Separately, the DOE also announced plans to fund $20 million in energy cybersecurity projects through an array of national labs, universities and private companies.

“This investment will keep us moving forward to create yet more real-world capabilities that the energy sector can put into practice to continue improving the resilience and security of the country’s critical energy infrastructure,” said Energy Secretary Rick Perry.

Hurricanes Raise Climate Change Issue

The devastation following two hurricanes—Harvey and Irma—that made landfall in the United States this month and last have renewed debate about climate change. On a plane ride from Columbia, Pope Francis—who has spoken out about the issue previously—weighed in on the debate.

“If we don’t turn back, we will go down,” said Pope Francis. “Those who deny it should go to the scientists and ask them. They are very clear, very precise. They [world leaders] decide and history will judge those decisions.”

Although many in the Trump administration are not discussing climate change, it is rumored that National Economic Council Director Gary Cohn will host an energy and climate discussion with international officials.

The invitation, obtained by Politico, says the gathering is an “opportunity for key ministers with responsibility for these issues to engage in an informal exchange of views and discuss how we can move forward most productively.”

A White House official told The New York Times that the meeting was intended to be an informal discussion to help the Trump administration find a way to fulfill the president’s pledge to reduce emissions without harming the American economy.

The Climate Post offers a rundown of the week in climate and energy news. It is produced each Thursday by Duke University’s Nicholas Institute for Environmental Policy Solutions.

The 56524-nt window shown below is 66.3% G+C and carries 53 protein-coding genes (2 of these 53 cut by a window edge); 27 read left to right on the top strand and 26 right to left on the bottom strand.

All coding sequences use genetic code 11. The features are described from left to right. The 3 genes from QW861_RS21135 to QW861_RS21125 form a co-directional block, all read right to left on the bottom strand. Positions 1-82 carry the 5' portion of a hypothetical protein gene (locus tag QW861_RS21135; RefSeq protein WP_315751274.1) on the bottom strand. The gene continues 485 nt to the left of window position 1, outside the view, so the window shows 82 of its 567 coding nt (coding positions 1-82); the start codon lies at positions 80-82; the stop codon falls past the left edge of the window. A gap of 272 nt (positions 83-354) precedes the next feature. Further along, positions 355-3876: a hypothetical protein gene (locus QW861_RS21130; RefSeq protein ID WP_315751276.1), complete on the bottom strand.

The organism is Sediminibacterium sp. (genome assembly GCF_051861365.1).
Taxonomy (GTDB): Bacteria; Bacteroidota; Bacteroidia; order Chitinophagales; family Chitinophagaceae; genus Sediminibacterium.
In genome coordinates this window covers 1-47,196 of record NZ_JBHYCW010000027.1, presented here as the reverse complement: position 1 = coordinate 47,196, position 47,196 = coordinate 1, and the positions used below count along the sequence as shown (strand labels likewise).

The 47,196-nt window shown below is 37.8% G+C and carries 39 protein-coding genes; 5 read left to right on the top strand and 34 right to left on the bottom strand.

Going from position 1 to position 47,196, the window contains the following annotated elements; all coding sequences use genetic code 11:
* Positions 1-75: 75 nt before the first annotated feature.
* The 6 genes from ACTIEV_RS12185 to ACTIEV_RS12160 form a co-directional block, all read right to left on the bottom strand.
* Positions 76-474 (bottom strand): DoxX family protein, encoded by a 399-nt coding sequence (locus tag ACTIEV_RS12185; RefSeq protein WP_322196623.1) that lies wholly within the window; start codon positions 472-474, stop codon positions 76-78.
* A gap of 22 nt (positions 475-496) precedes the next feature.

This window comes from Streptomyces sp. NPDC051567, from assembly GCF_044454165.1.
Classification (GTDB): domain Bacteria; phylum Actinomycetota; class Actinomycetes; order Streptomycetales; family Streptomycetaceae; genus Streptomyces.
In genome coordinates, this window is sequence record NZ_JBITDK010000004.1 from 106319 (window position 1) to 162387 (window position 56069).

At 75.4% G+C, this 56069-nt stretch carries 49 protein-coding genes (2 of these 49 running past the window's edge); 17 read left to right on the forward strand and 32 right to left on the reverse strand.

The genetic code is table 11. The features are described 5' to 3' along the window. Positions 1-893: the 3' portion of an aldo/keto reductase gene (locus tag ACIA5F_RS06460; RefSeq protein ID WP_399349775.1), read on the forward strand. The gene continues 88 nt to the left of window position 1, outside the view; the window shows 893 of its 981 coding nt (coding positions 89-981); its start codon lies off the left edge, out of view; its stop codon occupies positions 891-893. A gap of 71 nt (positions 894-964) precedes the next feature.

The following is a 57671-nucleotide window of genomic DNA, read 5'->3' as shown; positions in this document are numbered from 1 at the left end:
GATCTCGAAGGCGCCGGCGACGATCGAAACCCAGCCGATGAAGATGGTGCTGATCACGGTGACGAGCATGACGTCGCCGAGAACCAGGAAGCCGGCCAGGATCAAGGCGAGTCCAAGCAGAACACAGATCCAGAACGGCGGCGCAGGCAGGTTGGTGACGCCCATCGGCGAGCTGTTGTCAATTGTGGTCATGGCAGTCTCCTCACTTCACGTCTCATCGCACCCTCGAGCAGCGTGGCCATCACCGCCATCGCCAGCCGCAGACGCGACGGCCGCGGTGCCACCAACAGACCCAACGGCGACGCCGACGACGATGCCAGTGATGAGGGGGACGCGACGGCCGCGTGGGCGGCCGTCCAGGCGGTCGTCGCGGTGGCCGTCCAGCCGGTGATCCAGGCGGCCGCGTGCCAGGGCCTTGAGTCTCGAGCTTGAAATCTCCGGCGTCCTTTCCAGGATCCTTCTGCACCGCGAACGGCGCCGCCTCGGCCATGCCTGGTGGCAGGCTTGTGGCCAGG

The Nicholas Institute for Environmental Policy Solutions at Duke University

Hurricane Irma is shaping up to be a potentially catastrophic storm that remains on course to hit Florida by Sunday. Coming immediately after Hurricane Harvey, Irma is increasing attention to the relationship of severe weather events to climate change. Throughout the past few decades, hurricanes in particular have drawn attention to the need to fight climate change, with scientists recognizing that although climate change is not the cause of hurricanes, “a warmer planet will produce bigger and more destructive hurricanes.” What is unclear, however, is when American politicians will conclude that the severity and frequency of big storms requires more action to reduce global warming pollution.

Whatever the political reaction after Harvey and Irma, the storms are making clear their implications for energy infrastructure. The hazard with hurricanes are the associated winds, storm surge and, most of all, rain. Already, energy companies in the state are bracing for the hazards that Hurricane Irma, which registered at a category 5 on Wednesday, could bring.

When Houston providers were hit by Hurricane Harvey last month, they experienced limited power outages thanks to investments—smart meters and a fault location, isolation and service restoration system—made after Hurricane Ike in 2008. Still, oil refineries, chemical plants and shale drilling sites have reported Harvey-triggered flaring, leaks and chemical discharges—releasing more than 1 million pounds of air pollutants in the week after the storm.

Adrian Shelley, director of the Texas office of Public Citizen, noted that the Houston area has a “deep concentration of fuel production in this one area that’s so intensely vulnerable.”

In an op-ed in The Conversation experts Andrew Dessler, Daniel Cohan and Katharine Hayhoe write that “today, wind and solar power prices are now competitive with fossil fuels across Texas. Across the country, these industries already employ far more people than coal mining. Electric cars may soon be as affordable as gasoline ones and be charged in ways that help balance the fluctuations in wind and solar power.” 

And Rep. Fred Upton (R-Mich) and Valerie Brader write in The Hill that “as Hurricane Harvey has taught us, making sure our energy resources are safe, secure and plentiful should not be a partisan issue. It’s an issue we can’t afford to wait on.”

“It makes you realize, these megastorms, if you haven’t been hit by one, your worst-case scenario is nowhere near a true worst-case scenario,” said Daniel J. Kelly, the executive director of the New Jersey Office of Recovery and Rebuilding, as he recalled his state’s struggle to respond to Hurricane Sandy.

Trump Announces Picks for NASA, Other Climate-Related Posts